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Saturday, September 30, 2023

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Grad Rates, Diversity Soar

Students set new records of success on all fronts.
By Greg Block

San Diego State University students have set new records in graduation and continuation rates.

And new campus census numbers released today show that SDSU continues to be a national leader in eliminating the “achievement gap” between students of color and their counterparts.

The six-year graduation rate, which is the national benchmark for graduation rates, is at an all-time high of 66.5 percent at SDSU, up from 65.7 percent last year. For students of color, that number is at a record 63.5 percent, an increase from 61.3 percent in 2011.

A leading indicator of graduation rates is the continuation rate from freshman to sophomore year. Among freshmen who began classes in 2011, 88.5 percent are enrolled again this fall, an increase from last year’s 88.3 percent. Additionally, 87.4 percent of freshmen of color who enrolled in fall 2011 are enrolled in their second year this fall, maintaining the same percentage as last year.

The fall 2010 rate of 88.3 percent was higher than the 2009 rate of 82.3 percent, showing steady progress in this area.

According to The National Center for Higher Education Management Systems, the national average in 2010 for freshmen continuing on to their second year of college was 78.4 percent. In California that number was 85.7 percent.

“It is extremely gratifying that even under such challenging economic conditions, the programs established to support student success remain highly effective and enable our students to flourish,” said SDSU Provost Nancy Marlin.

One-year continuation rates

A total of 31,597 students are enrolled at SDSU this fall.  On the San Diego campus there are 4,139 first-time freshmen and 3,460 undergraduate transfer students. New freshmen have entered SDSU as some of the most prepared students the university has ever seen, with an average high school grade point average of 3.61 and an average SAT score of 1087.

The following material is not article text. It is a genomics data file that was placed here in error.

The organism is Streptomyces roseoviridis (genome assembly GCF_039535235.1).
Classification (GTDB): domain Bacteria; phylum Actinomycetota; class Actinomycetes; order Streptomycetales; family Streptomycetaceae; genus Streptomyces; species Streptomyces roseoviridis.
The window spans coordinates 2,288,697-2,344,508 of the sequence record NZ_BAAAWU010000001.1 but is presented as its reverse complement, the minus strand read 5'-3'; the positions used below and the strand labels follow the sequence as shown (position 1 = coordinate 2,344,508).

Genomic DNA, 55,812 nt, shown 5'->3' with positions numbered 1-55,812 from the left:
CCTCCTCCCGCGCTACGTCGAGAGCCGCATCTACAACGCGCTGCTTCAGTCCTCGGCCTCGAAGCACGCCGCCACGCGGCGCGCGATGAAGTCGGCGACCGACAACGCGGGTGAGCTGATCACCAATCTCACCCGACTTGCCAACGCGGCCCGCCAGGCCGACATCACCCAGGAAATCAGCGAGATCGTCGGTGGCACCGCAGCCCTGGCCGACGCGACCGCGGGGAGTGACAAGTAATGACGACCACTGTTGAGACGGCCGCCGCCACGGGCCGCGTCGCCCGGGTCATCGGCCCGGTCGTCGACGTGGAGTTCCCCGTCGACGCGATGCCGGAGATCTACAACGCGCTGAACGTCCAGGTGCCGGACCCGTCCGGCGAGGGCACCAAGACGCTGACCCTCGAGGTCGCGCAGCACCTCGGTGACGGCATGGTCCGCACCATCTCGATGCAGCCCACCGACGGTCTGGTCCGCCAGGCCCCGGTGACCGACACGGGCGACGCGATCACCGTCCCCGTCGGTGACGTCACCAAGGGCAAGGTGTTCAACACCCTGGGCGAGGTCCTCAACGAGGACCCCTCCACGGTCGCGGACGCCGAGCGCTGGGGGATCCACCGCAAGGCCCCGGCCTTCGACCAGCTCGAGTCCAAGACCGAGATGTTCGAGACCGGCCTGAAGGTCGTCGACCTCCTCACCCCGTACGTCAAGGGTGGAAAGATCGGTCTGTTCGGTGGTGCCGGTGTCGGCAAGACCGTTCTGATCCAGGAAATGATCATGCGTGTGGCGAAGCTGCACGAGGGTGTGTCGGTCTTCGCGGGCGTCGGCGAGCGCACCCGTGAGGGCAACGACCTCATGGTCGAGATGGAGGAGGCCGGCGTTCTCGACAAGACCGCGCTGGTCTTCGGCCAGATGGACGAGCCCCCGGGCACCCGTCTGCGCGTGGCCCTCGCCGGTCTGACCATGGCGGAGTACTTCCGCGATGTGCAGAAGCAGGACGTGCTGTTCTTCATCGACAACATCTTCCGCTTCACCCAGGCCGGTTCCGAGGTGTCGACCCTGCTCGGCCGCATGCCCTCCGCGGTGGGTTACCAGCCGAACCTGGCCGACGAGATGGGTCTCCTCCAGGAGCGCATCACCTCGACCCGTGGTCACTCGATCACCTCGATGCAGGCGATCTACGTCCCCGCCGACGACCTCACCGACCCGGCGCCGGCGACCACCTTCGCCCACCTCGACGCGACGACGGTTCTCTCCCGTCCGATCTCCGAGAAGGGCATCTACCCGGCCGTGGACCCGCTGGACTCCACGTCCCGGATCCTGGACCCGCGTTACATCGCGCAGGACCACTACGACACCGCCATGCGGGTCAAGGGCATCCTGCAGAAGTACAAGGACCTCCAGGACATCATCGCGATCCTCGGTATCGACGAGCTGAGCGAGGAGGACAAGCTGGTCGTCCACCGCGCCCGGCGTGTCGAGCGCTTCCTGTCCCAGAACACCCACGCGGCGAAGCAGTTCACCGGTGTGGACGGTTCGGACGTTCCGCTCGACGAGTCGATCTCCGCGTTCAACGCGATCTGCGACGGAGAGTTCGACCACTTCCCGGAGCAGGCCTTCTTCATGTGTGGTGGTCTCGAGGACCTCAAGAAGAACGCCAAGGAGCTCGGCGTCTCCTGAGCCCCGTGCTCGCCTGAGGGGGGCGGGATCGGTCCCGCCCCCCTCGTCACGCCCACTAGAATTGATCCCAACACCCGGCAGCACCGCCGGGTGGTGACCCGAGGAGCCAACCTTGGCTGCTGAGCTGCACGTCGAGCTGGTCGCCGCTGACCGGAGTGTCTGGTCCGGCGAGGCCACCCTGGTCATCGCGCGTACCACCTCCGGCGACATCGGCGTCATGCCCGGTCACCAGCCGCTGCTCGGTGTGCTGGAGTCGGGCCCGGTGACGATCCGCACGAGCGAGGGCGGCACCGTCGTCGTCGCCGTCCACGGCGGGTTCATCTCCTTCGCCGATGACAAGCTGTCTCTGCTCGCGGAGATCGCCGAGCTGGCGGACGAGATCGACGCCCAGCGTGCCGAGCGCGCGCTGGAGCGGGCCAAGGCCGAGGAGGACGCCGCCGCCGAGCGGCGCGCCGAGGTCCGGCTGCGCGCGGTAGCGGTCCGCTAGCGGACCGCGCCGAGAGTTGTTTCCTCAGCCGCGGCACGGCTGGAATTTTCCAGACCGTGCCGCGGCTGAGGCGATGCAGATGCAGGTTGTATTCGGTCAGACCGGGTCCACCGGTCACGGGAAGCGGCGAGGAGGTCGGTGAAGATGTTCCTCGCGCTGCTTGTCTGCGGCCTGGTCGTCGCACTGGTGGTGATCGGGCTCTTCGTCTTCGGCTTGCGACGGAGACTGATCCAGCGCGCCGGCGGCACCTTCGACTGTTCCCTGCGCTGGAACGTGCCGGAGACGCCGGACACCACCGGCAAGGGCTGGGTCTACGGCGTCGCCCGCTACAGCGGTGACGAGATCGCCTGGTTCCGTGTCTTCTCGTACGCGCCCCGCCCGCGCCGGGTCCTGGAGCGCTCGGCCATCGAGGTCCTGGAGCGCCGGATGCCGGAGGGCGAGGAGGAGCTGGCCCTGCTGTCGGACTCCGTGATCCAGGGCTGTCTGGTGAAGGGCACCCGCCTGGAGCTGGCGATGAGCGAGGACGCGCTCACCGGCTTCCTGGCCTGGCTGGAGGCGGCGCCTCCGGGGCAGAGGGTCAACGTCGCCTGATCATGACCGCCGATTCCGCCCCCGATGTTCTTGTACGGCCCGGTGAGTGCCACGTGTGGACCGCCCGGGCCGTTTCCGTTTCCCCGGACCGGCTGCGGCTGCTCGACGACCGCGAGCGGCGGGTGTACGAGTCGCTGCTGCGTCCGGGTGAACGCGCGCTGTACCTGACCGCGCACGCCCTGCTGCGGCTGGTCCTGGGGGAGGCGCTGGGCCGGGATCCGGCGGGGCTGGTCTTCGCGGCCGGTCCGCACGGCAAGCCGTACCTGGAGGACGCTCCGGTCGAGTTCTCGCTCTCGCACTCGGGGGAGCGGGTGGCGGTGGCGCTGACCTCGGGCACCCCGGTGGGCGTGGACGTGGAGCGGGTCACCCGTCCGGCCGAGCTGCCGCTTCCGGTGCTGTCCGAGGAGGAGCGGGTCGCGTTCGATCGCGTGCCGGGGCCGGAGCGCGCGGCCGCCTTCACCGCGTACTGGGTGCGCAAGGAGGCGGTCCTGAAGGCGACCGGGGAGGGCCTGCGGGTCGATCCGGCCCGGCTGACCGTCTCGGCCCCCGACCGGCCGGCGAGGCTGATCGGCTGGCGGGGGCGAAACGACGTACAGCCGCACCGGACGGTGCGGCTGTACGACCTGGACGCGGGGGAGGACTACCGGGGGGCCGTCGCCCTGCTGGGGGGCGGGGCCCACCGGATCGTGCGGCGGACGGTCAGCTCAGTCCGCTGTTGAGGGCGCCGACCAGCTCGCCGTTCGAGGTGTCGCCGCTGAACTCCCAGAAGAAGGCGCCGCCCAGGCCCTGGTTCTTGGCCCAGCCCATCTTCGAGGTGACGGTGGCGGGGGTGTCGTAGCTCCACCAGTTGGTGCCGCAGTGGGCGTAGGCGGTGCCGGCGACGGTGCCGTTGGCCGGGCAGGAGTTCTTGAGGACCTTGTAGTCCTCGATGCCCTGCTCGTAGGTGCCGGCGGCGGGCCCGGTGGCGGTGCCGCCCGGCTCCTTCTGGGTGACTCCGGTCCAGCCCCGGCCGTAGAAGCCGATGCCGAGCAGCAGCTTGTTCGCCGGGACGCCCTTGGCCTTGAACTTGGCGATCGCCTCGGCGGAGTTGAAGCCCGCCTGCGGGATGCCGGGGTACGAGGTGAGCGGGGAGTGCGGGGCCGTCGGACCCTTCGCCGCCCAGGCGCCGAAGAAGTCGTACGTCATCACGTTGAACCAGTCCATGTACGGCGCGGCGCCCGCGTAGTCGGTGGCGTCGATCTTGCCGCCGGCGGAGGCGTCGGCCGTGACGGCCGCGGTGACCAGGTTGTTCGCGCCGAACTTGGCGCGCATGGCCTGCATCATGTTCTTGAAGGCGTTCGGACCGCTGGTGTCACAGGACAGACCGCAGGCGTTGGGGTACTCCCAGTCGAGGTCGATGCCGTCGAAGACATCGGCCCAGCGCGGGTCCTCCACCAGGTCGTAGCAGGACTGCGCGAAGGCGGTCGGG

These students’ hard work in high school has translated to college, as the average unit load for first-time freshmen is at 15, up from 14.9 last year. Overall, SDSU students are taking an average of 13.8 units, an increase from 13.7 in 2011.

Undergraduate diversity

The 2012 freshman class is also the most ethnically diverse SDSU has ever enrolled, with 56.1 percent considered students of color. Of those, 30.3 percent are Hispanic — the highest percentage of Hispanic students ever. Students of color now make up 52.6 percent of SDSU’s total student population. Last year that number was 50.7 percent.

“We are especially proud of the work we have done in ensuring that all our students are successful,” Marlin said. “Diversity is an integral aspect of life at San Diego State. But equally important is that students from varying backgrounds succeed and excel.”

SDSU continues to be one of the most popular universities in the nation, with 70,059 applications for the fall 2012 semester. The application period for fall 2013 is open now through November 30, 2012.

Closing the achievement gap

A number of programs can be credited for helping accelerate the increase in continuation rates, such as the Early Start and the Summer Bridge Programs. Both enroll students in a five-week summer session the summer prior to the start of their freshman year and help them become more academically prepared for the rigor of college coursework.

Additionally, all students are given Major Academic Plans – MAPS – to follow and enroll in courses in their first year that provide foundational academic work and apply to any major.

Early Start enrolls local students who need remediation in math and/or writing and Summer Bridge is for all new Educational Opportunity Program students.

The requirement that freshman students from outside the local area live on campus also contributes to the continuation rate increase. Studies have shown that students who live on campus are more likely to continue on to their second year; are less likely to go on academic probation; and are more likely to graduate at a faster pace than students who do not live on campus.

Residential learning communities link the living environment with specific academic experiences, helping freshmen students make connections between life inside and outside the classroom. Students are currently participating in 16 living-learning communities such as Science, Technology and Math, Social Activism and Global Environments and Emerging Leaders.